That’s my bad, sorry. I’ll move it down.

On most points, you are absolutely right. The main problem is: lack of volunteers to work on the manual. It is a wiki, in case you haven’t noticed yet. Please, do put images and stuff in that might be helpful.

A suggestion which might make the manual more structured. It’s currently one big main page with everything on it. But have you looked at, for example, OGRE’s:
I find that much more structured than putting all the subjects on the main page. What about doing it like that? We can temporarily try it out by making a new main page as separate page (but dont replace it yet), if we like it we can then make it replace the main page. What do you guys think?


For having works with 10+ more open source project and professional project, i do believe that panda3D manual is quite good
(HP could take some lessons here…)

For me , we must not confuse a manual vs a tutorial vs code snippets.

  • We do have a manual
    ie: in depth explanations of features
  • We do have code snippets in each release

We miss a tutorial like the old BMW tutorial ( build a scene with animated panda and user interaction ) that could make an introduction to the manual.
Here you learn how to put the basic pieces together, in the manual you learn how to upgrade each pieces to an advanced one…

Clearly, it’s the big pictures of a “full casual game” that miss.
Most of the features are well covered in depth (but the distributed framework)

thank you for all the responses!

with the compilation thread you’re right - most people will rather use binary packages. but still i think there should be a link on the installation pages or something (for my distribution, there were no binaries).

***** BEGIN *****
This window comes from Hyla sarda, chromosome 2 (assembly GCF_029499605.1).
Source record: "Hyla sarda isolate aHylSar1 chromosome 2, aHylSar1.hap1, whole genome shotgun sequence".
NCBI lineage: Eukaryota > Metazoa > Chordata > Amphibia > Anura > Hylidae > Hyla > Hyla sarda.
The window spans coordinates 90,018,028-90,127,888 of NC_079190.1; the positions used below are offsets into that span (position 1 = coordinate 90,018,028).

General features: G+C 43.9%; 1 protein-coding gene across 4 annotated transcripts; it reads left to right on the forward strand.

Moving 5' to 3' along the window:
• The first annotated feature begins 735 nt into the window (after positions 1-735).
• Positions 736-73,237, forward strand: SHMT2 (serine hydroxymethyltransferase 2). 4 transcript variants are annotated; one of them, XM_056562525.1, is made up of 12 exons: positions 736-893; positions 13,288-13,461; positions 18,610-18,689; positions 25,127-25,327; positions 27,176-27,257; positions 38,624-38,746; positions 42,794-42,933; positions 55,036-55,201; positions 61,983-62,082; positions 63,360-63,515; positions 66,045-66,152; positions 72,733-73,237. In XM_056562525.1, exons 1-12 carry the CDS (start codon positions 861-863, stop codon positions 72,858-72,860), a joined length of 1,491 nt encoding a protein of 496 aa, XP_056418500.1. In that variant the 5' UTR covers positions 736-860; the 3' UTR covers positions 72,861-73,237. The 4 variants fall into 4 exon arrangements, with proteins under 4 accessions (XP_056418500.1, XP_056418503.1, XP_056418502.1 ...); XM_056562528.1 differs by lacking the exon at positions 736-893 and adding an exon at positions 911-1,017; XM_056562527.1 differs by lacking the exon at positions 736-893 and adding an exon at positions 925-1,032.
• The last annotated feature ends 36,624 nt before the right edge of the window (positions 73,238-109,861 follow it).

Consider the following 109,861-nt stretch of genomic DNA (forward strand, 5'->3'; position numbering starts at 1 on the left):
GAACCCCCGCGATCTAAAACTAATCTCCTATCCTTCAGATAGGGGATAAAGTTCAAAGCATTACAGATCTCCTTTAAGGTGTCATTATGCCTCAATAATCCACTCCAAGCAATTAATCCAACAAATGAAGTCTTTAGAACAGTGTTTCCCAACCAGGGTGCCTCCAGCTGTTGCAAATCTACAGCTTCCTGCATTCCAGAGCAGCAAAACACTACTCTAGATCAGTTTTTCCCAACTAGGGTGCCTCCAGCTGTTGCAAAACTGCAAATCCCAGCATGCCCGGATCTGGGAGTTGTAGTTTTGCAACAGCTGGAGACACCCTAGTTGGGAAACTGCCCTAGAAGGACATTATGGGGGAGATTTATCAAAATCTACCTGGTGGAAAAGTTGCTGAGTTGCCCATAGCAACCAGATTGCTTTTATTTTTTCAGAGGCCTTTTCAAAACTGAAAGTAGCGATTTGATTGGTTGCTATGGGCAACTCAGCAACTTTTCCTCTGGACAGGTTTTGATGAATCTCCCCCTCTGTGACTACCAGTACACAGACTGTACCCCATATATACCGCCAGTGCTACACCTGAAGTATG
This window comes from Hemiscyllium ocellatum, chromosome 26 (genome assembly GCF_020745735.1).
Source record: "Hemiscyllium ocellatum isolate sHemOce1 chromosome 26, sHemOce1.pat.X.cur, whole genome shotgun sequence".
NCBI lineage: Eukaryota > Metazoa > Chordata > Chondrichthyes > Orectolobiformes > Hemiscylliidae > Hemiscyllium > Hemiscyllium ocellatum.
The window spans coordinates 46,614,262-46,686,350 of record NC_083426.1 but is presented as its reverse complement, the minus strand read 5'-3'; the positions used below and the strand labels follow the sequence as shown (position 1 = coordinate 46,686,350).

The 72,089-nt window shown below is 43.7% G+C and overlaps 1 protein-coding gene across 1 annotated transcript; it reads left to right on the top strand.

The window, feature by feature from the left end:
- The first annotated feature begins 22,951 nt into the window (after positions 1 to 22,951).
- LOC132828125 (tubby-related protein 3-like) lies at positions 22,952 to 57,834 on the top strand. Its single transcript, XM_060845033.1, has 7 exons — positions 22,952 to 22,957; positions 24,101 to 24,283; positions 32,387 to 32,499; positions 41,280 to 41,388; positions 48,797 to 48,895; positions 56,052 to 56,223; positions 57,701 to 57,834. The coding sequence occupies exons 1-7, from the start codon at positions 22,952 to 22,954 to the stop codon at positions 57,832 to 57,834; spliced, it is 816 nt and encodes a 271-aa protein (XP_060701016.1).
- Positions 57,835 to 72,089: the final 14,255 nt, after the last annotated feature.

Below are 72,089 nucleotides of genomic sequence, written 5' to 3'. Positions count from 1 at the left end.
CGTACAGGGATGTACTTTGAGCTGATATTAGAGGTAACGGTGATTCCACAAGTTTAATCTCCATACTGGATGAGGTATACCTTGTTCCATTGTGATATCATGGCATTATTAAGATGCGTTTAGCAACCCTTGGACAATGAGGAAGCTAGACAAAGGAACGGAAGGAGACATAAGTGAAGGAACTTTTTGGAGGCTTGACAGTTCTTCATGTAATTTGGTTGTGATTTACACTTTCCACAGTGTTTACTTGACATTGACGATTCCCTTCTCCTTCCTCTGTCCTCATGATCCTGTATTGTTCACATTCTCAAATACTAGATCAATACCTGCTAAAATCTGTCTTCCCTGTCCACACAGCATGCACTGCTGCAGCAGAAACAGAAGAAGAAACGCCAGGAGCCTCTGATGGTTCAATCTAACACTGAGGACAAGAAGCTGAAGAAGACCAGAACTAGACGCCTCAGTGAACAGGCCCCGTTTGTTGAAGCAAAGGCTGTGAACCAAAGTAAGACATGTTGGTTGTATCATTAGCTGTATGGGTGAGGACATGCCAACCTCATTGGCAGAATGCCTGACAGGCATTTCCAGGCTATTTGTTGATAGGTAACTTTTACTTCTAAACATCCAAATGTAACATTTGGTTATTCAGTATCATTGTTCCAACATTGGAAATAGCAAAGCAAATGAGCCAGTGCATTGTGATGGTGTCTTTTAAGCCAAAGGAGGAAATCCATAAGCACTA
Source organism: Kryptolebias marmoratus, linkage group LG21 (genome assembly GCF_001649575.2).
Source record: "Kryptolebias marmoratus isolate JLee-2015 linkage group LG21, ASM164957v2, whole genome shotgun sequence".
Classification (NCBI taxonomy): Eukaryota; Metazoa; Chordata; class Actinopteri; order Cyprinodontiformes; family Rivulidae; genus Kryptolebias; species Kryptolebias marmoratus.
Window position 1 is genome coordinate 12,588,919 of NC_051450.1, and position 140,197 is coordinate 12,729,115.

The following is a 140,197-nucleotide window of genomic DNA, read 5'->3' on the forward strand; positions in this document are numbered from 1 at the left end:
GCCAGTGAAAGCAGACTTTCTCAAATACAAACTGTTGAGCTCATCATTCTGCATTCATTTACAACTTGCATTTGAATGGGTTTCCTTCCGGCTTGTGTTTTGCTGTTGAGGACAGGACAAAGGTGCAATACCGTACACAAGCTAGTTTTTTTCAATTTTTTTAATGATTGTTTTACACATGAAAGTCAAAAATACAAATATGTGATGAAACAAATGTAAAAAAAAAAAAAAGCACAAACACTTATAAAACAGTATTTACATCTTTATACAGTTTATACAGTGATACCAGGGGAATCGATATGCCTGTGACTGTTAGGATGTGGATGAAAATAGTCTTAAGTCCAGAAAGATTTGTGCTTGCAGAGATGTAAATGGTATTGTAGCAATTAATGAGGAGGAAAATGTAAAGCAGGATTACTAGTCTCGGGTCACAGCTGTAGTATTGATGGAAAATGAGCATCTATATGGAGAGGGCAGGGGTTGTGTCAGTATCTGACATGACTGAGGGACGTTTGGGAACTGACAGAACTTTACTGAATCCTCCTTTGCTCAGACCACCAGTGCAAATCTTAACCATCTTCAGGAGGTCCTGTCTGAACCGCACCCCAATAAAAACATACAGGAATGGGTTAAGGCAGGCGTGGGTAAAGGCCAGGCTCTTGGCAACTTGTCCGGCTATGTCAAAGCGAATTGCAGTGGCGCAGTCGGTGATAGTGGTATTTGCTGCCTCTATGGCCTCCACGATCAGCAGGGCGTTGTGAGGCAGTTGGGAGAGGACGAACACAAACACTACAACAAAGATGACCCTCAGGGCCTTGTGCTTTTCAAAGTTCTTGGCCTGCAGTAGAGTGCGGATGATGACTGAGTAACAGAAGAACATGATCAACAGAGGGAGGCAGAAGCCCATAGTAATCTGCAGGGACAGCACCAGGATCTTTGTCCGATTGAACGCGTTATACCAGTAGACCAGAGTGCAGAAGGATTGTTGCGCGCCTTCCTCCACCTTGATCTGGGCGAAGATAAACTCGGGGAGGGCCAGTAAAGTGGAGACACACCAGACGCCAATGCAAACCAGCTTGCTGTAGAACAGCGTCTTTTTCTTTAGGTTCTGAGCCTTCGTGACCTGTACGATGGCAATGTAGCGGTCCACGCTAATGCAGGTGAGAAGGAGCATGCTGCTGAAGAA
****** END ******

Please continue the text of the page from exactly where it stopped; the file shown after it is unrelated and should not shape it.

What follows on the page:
thank you very much for all the new video links! (i will download as soon as possible :smiley:)

-sorry, but i don’t think i’m the right guy for that. i’m yet a noob at panda3d.

@mindblighter and david: maybe my tone was inproperly. what i wanted to say is that you show these hi-quality renders and actually nobody seems to know (or there is at least no instruction) how to make something like that. there are some user creations, which, i think, would give newbies a better prospect of what they can reach.

@david again: to the CMU logo: i didn’t know that CMU had and still has such an influence on the panda development. well, if noone else feels unhappy with that, i won’t mind (maybe we should start an extra topic for that in the future).

@pro-rsoft: i loved the OGRE website. their structure is very clear and well tidied. such a site about/for P3D would be a great improvement!

@Manakel: i don’t think the manual is that good. maybe it covers everything important and is written in an understandable tone, but the structure IMO needs to be reformed or at least there should be a seperation between a dry reference and newbie tust or howtos.

maybe someone who is familiar with the forum could also link the man-pages with some forum threads which mention the explained techniques and which give further examples. and if the manual should stay just a reference, then i miss tutorials on basics - some small howtos for basic games like… pong or tic-tac-toe would be very nice.

before u think something like ‘it’s an open community, do it yourself’:
i’m an absolute beginner. i can code a bit python and some other languages and i’m familiar with 3d modelling, but in panda i even couldn’t manage a moving cube… therefor this plea.

thank you

I agree with the view points above, I am a total newbie with panda too, but I believe with a well structured website like ogre’s website, would be a nice resource of learning for newbies like me, the panda’s manual is not so bad, but if we have a manual like ogre, with many pictures, howtos, tutorials of writing a game from scratch, we would get more motivated to study and go ahead with panda and the better detail: the community would grow more and more. Anyway I give many thanks to those guys developing panda. Sory for the bad english, my native language is portuguese.

thanks for the reply Marc3d.
hopefully this thread will have any effect on the the old stagers here.